Everyone wants it, but it can be very difficult to find or sustain.
This week’s guest has mastered it.
Charlie Gilkey is the Founder of Productive Flourishing, a consulting company based in Portland, Oregon, which helps creatives, entrepreneurs, and leaders to start finishing projects. Charlie is also a speaker and the author of Start Finishing: How to Go from Idea to Done. The goal for Charlie and his company is to help people and businesses focus on what matters so that they can finish what they started.
In this episode, John Corcoran is joined by Charlie Gilkey to talk about the unusual way he wrote his latest book, deciding which people in your life to focus on, and why prioritizing things can be so difficult.
In this episode, we also talk about:
Here’s a Glimpse of What You’ll Hear:
- The Unusual Device that Charlie Used to Write His Book
- Younger Generations Know How to Type at an Early Age
- The Powerful Distractions We Face Every Day that Keep Us From Accomplishing Things
- Prioritizing is Difficult When Every Project is a “Top Priority”
- Past Failures can be Baggage That Affects Current Productivity
- What to do with Naysayers
- Focus on the People Who Believe in You
- Who Charlie Thanks for His Success
- Productive Flourishing Website
- About Charlie Gilkey
- Start Finishing: How to Go from Idea to Done, by Charlie Gilkey
Today’s episode is sponsored by Rise25 Media, where our mission is to connect you with your best referral partners, clients, and strategic partners. We do this through our done for you business podcast solution and content marketing.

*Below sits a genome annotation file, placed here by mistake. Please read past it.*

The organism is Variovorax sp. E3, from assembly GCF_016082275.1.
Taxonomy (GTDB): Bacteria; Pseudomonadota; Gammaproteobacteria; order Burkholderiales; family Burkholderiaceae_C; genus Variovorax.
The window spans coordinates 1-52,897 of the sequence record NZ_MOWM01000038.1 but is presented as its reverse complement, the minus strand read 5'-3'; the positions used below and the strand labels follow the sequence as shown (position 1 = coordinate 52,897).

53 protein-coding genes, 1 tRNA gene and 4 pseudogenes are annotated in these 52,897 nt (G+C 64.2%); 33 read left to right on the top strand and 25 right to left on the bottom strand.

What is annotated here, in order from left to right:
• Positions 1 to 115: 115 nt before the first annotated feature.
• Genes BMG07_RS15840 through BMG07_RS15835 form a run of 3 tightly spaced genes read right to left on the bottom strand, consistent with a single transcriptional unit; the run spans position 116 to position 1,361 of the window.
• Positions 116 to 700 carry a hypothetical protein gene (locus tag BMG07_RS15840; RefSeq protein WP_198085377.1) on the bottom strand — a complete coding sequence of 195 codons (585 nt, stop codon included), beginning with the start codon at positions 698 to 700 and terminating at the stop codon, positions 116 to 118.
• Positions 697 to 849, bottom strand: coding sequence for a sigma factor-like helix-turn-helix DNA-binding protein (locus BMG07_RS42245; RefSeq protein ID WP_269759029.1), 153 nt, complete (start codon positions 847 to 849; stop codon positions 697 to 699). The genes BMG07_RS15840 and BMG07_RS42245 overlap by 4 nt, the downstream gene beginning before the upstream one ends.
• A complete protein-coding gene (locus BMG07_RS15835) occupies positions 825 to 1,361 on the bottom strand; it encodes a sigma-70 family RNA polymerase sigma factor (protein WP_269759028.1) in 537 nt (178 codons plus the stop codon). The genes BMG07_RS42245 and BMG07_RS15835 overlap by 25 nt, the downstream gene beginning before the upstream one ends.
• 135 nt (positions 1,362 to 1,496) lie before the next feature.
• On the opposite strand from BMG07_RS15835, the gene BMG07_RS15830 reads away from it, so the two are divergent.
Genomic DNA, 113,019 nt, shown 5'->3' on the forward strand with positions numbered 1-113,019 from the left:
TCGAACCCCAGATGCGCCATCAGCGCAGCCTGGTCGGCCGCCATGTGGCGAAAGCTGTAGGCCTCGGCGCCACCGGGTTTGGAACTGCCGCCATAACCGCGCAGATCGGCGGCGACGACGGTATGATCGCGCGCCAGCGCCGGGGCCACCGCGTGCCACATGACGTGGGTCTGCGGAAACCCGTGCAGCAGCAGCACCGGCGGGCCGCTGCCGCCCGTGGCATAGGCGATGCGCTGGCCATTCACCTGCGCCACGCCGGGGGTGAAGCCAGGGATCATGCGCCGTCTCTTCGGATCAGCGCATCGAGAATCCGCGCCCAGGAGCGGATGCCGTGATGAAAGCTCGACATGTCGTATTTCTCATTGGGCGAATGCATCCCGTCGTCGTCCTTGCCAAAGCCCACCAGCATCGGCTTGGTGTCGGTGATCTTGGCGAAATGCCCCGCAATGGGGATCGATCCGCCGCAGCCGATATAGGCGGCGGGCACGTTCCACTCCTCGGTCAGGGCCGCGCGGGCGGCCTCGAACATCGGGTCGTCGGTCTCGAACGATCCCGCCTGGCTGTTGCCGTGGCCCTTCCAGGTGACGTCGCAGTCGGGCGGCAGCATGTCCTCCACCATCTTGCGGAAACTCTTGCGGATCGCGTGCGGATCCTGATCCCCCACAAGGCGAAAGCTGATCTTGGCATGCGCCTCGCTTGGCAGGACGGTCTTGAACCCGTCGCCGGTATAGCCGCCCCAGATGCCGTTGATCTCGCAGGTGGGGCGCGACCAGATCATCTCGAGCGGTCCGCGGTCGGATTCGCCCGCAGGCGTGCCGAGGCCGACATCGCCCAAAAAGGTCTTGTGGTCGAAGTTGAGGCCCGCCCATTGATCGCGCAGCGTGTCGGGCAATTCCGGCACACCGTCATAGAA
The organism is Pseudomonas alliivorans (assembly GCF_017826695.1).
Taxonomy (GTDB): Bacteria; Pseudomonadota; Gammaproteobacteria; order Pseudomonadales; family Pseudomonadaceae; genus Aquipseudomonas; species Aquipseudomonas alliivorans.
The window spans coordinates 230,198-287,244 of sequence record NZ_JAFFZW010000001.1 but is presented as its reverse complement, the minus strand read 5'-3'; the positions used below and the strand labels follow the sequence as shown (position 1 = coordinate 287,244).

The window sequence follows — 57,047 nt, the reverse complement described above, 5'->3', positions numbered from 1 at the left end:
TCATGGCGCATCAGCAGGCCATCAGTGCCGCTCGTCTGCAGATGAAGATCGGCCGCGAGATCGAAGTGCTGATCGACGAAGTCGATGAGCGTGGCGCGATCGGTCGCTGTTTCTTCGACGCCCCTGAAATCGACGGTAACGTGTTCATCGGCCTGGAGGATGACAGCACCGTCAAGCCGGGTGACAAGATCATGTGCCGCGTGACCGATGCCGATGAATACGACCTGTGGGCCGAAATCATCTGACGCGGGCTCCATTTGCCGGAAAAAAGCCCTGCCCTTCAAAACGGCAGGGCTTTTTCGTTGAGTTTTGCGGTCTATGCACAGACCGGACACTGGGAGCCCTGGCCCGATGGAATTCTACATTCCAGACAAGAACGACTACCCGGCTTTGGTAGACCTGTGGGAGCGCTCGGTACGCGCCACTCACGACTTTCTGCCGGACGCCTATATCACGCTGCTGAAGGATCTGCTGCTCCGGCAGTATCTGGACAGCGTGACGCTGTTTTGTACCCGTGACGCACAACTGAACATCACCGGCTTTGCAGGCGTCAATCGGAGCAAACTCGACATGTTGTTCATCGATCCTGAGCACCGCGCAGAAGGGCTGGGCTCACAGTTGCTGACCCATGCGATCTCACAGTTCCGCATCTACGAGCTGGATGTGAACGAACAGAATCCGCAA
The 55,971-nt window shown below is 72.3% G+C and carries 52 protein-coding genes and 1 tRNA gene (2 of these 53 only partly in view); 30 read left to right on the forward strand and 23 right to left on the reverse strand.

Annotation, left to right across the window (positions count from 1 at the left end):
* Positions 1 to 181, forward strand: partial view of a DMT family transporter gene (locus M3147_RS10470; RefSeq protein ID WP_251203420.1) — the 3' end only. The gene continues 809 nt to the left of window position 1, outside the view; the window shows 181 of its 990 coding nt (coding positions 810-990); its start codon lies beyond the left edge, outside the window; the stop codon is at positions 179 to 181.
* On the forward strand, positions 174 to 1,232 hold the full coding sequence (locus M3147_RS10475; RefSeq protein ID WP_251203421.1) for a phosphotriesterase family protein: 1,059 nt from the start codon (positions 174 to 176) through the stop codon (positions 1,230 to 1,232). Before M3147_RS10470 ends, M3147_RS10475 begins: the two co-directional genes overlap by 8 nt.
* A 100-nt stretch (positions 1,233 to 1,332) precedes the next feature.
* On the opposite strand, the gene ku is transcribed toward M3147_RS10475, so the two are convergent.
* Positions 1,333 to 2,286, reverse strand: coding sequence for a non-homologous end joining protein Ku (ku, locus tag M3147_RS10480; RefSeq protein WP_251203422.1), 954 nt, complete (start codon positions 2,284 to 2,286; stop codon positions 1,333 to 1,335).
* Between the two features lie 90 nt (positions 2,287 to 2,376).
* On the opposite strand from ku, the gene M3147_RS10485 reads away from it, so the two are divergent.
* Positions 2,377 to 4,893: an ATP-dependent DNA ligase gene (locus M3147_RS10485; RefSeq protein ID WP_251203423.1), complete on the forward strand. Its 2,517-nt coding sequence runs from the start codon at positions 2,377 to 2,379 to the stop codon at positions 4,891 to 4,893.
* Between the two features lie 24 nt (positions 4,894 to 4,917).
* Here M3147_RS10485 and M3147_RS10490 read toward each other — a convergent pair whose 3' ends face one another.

Along with my business partner Dr. Jeremy Weisz, we have over 18 years of experience with B2B podcasting, which is one of the best things you can do for your business and you personally.
If you do it right, a podcast is like a “Swiss Army Knife” – it is a tool that accomplishes many things at once. It can and will lead to great ROI, great clients, referrals, strategic partnerships, and more. It is networking and business development; and it is personal and professional development which doubles as content marketing.
A podcast is the highest and best use of your time and will save you time by connecting you to higher caliber people to uplevel your network.
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John Corcoran 0:40
Alright, welcome everyone. My guest on this show is it’s truly a pleasure to welcome back Charlie Gilkey, someone who I really respect someone who I’ve learned from for a long time. We were just reminiscing. I actually have known him for least about seven years now, which is just It feels like an eternity and he’s an expert and helping people to start Finishing the stuff that really matters. He’s the founder of Productive Flourishing author of the book Start Finishing, which we’re gonna be talking about here today, The Small Business Life Cycle, which came out in 2012. And I did two episodes back to back, talking with him about that one, and also host of the productive flourishing podcast long before that, in an earlier life. He was a logistics coordinator, while simultaneously pursuing a PhD in philosophy, and also a veteran. Thank you, sir, for your service.
But first, before we get into that, if you’re new to this show, you know, we don’t charge for this podcast and we publish hundreds of episodes, every single one. We talked to experts like this business leaders, CEOs, founders, and we asked them to break down their business and the relationships the key relationships that are the backbone of any business in their business in particular. And so if you find value in this podcast, which I know you will all we ask that you subscribe so you will receive those downloads automatically and you’re going to keep on repeating improving your relationships to grow your business. Now also, before we get into this interview, This podcast brought to you by Rise25 Media which is our done for you agency focused on helping b2b businesses to get more clients referral partners and strategic partners through done for you podcast and done for you content marketing and our company.